COMMENTARY

Experts Recommend Key Modifications to High-Resolution Manometry

David A. Johnson, MD

Disclosures

April 13, 2021

The field of esophagology was transformed by the pioneering work of the late Dr Ray Clouse, who developed color topographic plots to more accurately assess esophageal motility. Clouse's spirit of innovation in this area has since been taken up by the International High-Resolution Manometry (HRM) Working Group, who released their first version of the Chicago Classification (CC) system in 2009. The goal of the initial classification system, and subsequent versions released thereafter, was to apply rigorous methodology to unify and clarify not only the diagnosis of esophageal motility disorders but also the clinical implications, as defined by HRM.

The Working Group has now released their most-recent update — CCv4.0 — which drew upon the work of 52 esophageal experts from five continents and 20 countries. The consensus group recognized that many of the previous CC diagnoses represented incidental findings and did not imply the need for interventive therapy. Accordingly, the latest modifications featured in CCv4.0 reflect diagnostic patterns of unequivocal, vs unclear, clinical relevance.

The updated classification system includes several key changes which are helpfully summarized in an accompanying review paper.

What's New in CCv4.0

The authors recommend that the diagnostic approach be bifurcated into disorders of esophagogastric junction outflow obstruction (EGJOO) and disorders of peristalsis.

They also set forth a new standardized HRM protocol. The previous standard called for 10 wet swallows in the supine position. However, more recent evidence indicates that this may be insufficient for obtaining a definitive diagnosis to guide therapy. The modified protocol in CCv4.0 now recommends including wet swallows in both supine and upright positions, as well as multiple swallows in the supine position and a "rapid drink test" in the upright position. These extended swallows are not to be done if there is obvious achalasia with an increased risk for aspiration.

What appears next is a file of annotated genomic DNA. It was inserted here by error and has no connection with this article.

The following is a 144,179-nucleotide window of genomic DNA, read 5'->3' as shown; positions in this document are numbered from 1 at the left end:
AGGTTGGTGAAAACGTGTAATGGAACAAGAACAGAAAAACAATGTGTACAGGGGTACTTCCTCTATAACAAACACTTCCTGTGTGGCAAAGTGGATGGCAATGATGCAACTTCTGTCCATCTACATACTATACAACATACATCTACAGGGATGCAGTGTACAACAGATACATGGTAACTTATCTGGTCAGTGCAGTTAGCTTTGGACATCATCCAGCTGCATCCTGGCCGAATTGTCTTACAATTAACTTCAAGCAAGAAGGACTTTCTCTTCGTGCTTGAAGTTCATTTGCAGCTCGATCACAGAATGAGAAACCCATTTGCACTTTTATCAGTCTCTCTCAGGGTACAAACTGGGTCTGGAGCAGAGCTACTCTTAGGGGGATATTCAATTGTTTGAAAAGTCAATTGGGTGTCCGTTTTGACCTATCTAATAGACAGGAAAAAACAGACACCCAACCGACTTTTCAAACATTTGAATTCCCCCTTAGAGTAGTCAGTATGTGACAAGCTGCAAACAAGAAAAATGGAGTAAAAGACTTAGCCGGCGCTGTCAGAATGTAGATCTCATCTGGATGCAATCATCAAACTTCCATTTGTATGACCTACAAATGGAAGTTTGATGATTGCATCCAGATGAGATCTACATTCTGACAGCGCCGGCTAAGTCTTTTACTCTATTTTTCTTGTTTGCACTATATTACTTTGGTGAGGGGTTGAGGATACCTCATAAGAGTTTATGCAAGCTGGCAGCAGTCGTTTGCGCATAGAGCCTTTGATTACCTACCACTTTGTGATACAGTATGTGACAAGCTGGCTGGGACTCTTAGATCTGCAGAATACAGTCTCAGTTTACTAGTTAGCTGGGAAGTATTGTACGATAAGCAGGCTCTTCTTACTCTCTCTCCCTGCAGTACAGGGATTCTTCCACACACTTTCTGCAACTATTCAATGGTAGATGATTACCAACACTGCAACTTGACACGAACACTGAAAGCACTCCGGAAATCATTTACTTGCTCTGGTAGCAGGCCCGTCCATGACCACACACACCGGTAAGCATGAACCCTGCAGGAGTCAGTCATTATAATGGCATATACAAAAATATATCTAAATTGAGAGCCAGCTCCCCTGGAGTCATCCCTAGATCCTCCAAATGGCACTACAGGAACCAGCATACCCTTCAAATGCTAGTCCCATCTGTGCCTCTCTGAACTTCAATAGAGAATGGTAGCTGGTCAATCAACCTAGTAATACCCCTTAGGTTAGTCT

The diagnostic patterns for achalasia — elevated lower esophageal sphincter (LES) integrated relaxation pressure (IRP) and 100% absent peristalsis (defined as all swallows failed or premature) — remain unchanged. There is a caveat, however, that opioid-induced esophageal dysfunction (notably for type III achalasia) is distinct from primary achalasia. Therapeutic interventions should be appropriately conservative in these cases.

The diagnostic pattern for absent contractility (normal IRP and 100% failed peristalsis) is unchanged, although this should be done in both supine and upright positions.

The diagnosis of EGJOO has been characterized previously by elevated esophageal IRP but intact peristalsis. It is now evident that a substantial number of EGJOO cases in the supine position alone are unrelated to LES dysfunction. The new criteria call for elevated IRP in both supine and upright positions. Furthermore, the diagnosis should be considered as inconclusive in the absence of clinical symptoms of dysphagia or noncardiac chest pain. Supportive testing with anatomic assessment by timed barium swallow or functional luminal imaging probe is recommended to confirm the diagnosis. In the absence of adjunctive testing and clinical symptoms, the authors advise taking a cautious approach to EGJOO.

Disorders of peristalsis include absent contractility, diffuse esophageal spasm, hypercontractile esophagus, and ineffective esophageal motility.

Again, the authors note that opioids can lead to a pattern of distal esophageal spasm.

The diagnosis of ineffective esophageal motility has changed to require > 70% of swallows as ineffective. This diagnosis now encompasses diagnoses of fragmented peristalsis, which was previously defined as fragmented peristalsis with > 50% of swallows with a break (> 5 cm) and not otherwise matching criteria for ineffective esophageal motility by previous CCv3.0 criteria.

Overall, these updated guidelines are meant to better characterize and direct the appropriate therapeutic management for patients with esophageal motility disorders. They are a must-read for clinicians who evaluate these patients, and particularly for those who interpret the HRM reports.

David A. Johnson, MD, a regular contributor to Medscape, is professor of medicine and chief of gastroenterology at Eastern Virginia Medical School in Norfolk, Virginia, and a past president of the American College of Gastroenterology. His primary focus is the clinical practice of gastroenterology. He has published extensively in the internal medicine/gastroenterology literature, with principal research interests in esophageal and colon disease, and more recently in sleep and microbiome effects on gastrointestinal health and disease.

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